New Law Protecting Healthcare Workers on the Job Set to Take Effect March 5, 2024 - Is Your Facility Ready?


On March 5, 2024, changes to the Michigan Penal Code[1] take effect, which increase the penalties for crimes committed by any person (other than a patient) against a “health professional” or “medical volunteer” while providing direct or indirect patient care. Health facilities must to be aware of this new law, as there are obligations placed on them to post notice of the enhanced penalties under the new laws.

The new laws, 2023 Public Act 271 and 2023 Public Act 272, were signed by Governor Whitmer on December 6, 2023, and take effect 90 days thereafter. Under these laws, any person who commits assault, aggravated assault or assault with a deadly weapon on a health professional or medical volunteer is subject to double the fines associated with these criminal acts. Specifically, for a simple assault or assault and battery, if convicted, the person would be subject to a term of imprisonment and/or fines of up to $1,000. For aggravated assault, the fines increase to a maximum of $2,000 and assault with a deadly weapon subjects the person to fines of up to $4,000, as well as terms of imprisonment. These enhanced fines are not applicable to assaults committed by a patient receiving services, although they are still subject to the existing criminal penalties should they commit an assault on any healthcare worker.

While previous bills addressing ways to minimize assault on healthcare workers have failed, given the high incidence of assault on healthcare professionals—especially those in hospital emergency departments—and the state and national healthcare worker shortage, these new laws progressed quickly through the Legislature. The result is additional protection of the state’s medical professionals, including volunteers, while providing direct and indirect patient care services to their patients.

Provider obligations under the new laws.

While the laws extend protection to workers at health facilities and agencies, hospitals, psychiatric hospitals and health care providers’ offices, it also places an obligation on state licensed facilities to make the public aware of the enhanced penalties. Under the new laws, notice of the enhanced penalties must be posted in a prominent and visible location at each health facility or agency, hospital or psychiatric hospital. The notice must advise its visitors (other than its patients) that they are subject to an enhanced fine for any of the above-referenced crimes on facility personnel. The notice must also advise patients that, while they are not subject to the enhanced penalties, they may still be subject to prosecution for their criminal conduct. Although the law does not provide for a penalty for a facility’s failure to post the requisite notice, failing to do so may result in lower penalties for the aggressor. Since the obligation for notice is only imposed upon facilities licensed under the Public Health Code or the Mental Health Code, only time will tell if the licensing agency will modify their regulations to mandate compliance with the new laws. To ensure the protection afforded by these new laws, facilities should ensure the notice is posted by March 5, 2024.  And while these laws do not necessarily mandate that physician offices post notice of the enhanced penalties, it is recommended that they do so to ensure that the enhanced penalties are applied to any perpetrator of assault against their workforce.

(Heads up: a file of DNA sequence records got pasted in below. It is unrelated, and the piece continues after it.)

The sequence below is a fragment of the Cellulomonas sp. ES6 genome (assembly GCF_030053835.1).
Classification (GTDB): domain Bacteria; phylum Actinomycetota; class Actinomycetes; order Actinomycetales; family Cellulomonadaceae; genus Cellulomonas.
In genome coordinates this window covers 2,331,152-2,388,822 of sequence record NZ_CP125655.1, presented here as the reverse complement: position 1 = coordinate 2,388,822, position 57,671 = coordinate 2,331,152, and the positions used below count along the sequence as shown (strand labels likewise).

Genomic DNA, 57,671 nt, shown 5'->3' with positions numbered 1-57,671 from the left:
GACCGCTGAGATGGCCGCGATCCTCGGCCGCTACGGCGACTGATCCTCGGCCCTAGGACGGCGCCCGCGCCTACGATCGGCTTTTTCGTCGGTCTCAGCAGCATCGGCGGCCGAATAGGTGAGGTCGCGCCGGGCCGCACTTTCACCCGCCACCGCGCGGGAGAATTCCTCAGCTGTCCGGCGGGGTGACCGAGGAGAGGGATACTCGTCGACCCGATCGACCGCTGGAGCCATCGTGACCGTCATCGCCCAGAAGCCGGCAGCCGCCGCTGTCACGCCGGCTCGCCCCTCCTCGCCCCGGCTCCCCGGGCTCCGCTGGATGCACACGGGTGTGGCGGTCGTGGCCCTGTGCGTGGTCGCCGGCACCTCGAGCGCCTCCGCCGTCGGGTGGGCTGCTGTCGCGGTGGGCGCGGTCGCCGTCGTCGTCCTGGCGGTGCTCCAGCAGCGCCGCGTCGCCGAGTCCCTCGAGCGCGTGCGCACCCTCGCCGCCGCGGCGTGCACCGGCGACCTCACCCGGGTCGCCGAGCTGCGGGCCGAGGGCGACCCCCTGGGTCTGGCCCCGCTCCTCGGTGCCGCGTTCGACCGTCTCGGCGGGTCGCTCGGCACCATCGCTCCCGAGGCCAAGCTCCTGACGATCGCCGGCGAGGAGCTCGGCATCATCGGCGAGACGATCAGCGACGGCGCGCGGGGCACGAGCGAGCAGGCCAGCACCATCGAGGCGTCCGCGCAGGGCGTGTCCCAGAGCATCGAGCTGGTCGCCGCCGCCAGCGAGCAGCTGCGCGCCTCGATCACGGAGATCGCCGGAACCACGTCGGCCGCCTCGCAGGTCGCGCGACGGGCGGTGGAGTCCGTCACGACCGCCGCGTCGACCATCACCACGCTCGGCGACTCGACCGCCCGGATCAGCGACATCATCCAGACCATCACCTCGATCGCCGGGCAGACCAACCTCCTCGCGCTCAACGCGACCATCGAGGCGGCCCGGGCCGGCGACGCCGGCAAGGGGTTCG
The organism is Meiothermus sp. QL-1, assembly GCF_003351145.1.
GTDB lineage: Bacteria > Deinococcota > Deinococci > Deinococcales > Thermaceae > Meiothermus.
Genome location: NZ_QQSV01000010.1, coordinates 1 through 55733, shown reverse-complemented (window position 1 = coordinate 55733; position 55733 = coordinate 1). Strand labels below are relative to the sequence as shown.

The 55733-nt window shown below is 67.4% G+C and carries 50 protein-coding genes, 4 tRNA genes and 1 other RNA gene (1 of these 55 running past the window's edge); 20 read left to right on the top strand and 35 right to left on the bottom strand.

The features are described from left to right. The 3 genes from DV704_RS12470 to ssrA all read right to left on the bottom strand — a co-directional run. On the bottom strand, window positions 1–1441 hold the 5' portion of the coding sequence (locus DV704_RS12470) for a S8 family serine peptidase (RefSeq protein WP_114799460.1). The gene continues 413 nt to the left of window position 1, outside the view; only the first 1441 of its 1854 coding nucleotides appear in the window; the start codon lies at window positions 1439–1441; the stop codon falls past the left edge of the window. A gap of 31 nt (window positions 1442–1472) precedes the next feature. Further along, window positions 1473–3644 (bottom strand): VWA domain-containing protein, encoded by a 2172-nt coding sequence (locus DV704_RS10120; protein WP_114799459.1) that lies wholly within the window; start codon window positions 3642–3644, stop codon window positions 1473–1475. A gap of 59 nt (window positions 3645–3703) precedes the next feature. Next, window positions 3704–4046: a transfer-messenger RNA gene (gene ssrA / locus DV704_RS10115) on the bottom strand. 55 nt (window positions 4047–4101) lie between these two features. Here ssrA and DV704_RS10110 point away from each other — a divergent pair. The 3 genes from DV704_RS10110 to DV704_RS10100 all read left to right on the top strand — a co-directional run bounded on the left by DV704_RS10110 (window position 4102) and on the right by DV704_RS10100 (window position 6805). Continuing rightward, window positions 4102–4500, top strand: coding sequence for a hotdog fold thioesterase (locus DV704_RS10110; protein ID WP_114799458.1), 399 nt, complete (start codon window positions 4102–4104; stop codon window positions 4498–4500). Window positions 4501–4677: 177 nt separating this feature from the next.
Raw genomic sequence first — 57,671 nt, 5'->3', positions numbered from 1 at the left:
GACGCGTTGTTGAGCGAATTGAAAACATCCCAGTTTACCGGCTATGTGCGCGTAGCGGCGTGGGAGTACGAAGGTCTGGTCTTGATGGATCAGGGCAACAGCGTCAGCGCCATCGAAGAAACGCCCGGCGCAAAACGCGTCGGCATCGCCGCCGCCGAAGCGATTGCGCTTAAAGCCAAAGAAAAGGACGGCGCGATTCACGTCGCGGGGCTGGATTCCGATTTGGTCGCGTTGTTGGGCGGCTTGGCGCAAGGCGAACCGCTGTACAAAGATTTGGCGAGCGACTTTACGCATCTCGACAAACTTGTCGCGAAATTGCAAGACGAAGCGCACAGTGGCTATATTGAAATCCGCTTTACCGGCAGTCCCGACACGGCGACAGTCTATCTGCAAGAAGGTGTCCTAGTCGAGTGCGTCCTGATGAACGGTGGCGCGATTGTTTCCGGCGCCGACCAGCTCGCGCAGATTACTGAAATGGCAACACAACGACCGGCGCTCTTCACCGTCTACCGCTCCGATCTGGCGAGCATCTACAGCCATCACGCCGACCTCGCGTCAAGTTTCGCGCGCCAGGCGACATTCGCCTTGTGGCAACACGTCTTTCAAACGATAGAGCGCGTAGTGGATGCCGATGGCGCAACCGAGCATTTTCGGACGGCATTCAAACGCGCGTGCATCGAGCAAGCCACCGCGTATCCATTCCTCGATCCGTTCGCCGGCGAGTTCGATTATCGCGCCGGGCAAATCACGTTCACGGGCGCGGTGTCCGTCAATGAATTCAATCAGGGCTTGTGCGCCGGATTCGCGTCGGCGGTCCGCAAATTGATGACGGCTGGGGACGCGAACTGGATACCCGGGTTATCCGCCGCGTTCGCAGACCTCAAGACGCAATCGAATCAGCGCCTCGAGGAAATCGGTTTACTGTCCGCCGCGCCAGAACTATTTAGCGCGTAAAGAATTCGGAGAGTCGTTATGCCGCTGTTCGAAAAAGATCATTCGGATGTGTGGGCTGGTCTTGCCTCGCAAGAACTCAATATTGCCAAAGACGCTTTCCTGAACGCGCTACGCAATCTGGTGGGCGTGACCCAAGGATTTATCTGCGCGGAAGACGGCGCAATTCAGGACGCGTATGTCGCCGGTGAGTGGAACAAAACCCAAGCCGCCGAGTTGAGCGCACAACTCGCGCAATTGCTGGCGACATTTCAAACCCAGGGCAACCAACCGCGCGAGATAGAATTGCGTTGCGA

If you would like more information about the new laws or assistance preparing the required notice, please reach out to the authors of this Client Alert or your Butzel attorney.

Debra A. Geroux

Mark R. Lezotte

Robert H. Schwartz

[1] MCL §§ 750.81, 750.81a and 750.82.

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